The EU's interest in little more than Russian energy resources, which would only intensify with the additional states, adversely affects the development of the Russian economy, some say.

"By imposing restrictions on Russian manufacturers and agricultural products, and no restrictions on energy exports, EU trade policy has contributed to the 'Dutch Disease' problem," said Berglof of SITE, referring to the tendency of large influxes of income from the export of energy resources to raise the exchange rate of a nation's currency and damage competitiveness in the non-export sector of the economy.

But many observers see benefits for Russia from EU expansion. Some say EU extension could theoretically even help Russian exporters of European-standard goods.

"EU tariff barriers are lower on average than existing barriers in Eastern Europe," said Christopher Granville, chief strategist at United Financial Group. "Thus technically, Russian companies could have a larger export capability, but in real life things are a lot more complicated and regulations could change. The overall effect of EU expansion will be minimal."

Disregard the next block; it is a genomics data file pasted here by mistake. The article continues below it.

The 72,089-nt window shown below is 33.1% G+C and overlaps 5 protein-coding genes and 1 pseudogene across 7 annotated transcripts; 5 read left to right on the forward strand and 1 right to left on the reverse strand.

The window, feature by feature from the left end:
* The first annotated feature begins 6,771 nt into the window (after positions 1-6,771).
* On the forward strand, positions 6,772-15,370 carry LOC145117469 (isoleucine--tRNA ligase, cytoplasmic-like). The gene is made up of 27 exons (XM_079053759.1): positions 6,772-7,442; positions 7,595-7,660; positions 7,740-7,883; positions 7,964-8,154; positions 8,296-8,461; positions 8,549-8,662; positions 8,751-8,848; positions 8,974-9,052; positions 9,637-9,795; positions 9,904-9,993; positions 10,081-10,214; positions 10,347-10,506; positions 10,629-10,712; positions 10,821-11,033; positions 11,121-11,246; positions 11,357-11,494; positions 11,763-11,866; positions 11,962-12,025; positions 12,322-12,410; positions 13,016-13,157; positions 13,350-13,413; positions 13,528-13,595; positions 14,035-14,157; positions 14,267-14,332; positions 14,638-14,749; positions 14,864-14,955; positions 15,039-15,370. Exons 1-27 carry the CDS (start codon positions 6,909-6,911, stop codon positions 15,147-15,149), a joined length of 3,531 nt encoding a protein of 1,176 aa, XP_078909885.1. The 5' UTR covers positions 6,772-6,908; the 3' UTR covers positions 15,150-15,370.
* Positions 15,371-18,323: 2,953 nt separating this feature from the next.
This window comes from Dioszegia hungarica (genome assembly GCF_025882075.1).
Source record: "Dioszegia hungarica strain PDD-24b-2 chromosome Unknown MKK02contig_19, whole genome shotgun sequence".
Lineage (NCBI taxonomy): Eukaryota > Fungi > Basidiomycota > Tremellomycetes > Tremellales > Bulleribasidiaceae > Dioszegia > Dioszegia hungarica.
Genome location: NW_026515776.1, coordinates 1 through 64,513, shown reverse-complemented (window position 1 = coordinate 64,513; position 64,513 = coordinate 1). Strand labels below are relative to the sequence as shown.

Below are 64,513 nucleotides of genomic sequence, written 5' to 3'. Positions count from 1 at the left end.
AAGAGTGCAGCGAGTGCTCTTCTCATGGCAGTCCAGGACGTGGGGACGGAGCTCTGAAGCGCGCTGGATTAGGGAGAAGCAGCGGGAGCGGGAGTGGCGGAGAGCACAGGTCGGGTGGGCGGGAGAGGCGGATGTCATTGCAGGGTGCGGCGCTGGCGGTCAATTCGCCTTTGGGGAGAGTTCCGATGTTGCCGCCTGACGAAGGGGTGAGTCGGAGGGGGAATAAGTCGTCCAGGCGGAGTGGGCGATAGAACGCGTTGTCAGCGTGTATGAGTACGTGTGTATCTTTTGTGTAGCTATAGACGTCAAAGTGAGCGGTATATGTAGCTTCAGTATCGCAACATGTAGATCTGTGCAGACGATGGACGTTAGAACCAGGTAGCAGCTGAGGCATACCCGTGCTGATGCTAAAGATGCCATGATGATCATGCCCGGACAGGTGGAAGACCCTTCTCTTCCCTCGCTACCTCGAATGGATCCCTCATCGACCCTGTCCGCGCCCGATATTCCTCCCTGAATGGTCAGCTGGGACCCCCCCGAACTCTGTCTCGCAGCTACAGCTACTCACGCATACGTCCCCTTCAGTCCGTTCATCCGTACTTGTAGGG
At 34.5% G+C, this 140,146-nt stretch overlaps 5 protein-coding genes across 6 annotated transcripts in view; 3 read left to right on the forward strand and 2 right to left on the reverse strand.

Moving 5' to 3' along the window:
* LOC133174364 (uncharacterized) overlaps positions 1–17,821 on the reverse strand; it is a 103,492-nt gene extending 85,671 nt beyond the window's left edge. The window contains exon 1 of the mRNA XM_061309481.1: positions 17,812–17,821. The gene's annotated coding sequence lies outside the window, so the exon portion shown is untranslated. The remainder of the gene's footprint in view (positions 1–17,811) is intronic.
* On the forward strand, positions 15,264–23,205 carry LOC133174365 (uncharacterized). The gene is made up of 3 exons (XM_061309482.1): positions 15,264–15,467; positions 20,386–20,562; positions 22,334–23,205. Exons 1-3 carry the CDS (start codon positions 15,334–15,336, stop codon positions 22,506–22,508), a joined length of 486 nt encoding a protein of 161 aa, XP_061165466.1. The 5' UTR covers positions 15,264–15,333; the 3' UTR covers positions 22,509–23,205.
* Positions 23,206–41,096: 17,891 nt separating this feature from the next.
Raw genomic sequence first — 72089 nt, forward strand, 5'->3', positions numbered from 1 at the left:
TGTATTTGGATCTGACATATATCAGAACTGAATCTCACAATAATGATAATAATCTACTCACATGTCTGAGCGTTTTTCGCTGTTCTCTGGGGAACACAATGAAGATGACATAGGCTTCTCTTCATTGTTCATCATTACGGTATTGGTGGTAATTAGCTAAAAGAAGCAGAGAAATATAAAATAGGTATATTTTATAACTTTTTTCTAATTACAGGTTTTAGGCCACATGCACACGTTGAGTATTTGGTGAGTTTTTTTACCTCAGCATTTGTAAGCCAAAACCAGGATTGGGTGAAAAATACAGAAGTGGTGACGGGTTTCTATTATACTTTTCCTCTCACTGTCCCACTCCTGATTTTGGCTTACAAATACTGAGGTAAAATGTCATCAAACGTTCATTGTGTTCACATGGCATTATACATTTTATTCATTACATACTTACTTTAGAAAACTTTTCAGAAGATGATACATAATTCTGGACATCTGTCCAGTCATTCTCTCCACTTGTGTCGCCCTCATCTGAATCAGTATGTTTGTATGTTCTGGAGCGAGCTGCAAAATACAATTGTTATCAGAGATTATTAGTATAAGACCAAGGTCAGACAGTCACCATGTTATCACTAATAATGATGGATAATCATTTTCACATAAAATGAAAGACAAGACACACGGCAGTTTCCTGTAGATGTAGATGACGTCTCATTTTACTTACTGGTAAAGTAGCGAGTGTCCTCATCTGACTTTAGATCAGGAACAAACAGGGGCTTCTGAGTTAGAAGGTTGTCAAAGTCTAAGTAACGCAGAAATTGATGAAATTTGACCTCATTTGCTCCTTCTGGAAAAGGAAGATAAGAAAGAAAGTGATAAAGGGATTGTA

But although EU tariffs are lower than current Eastern European tariffs, Russian goods may still lose their competitiveness in both these regions after EU expansion. Current tariffs between the EU and Eastern Europe will disappear with EU expansion, making each regions' goods more competitive relative to Russian goods within the expanded EU market.

EU regulations may single out goods entering Eastern Europe, but they can't single out investors. And in Eastern Europe, where Russia-phobia has shown itself at tenders for major state property, Russian investors should see a more level playing field.

Hugo Erikksen, head of public relations at oil major Yukos, said some of these countries have been reluctant to welcome Russian investments. "Under EU regulations, these countries can't discriminate," he said. "They have to treat all investors as equals and that gives Russian companies new opportunities."

Expansion gives Russian companies with assets in Eastern Europe access to the entire European market, analysts say. Some say this could pull Russian investors into Eastern Europe.

"There is a big difference between investing in tiny Estonia and investing in the EU," said Alexei Sushkevich, economic analyst for Yabloko and senior research fellow at the USA-Canada Institute. "Once Estonia joins the EU, any Russian investments there will be investments in the EU."

But analysts are quick to point out that the chances Russian companies will be able to take advantage of such opportunities right away are minimal. Competition in the EU market is already fierce, they say.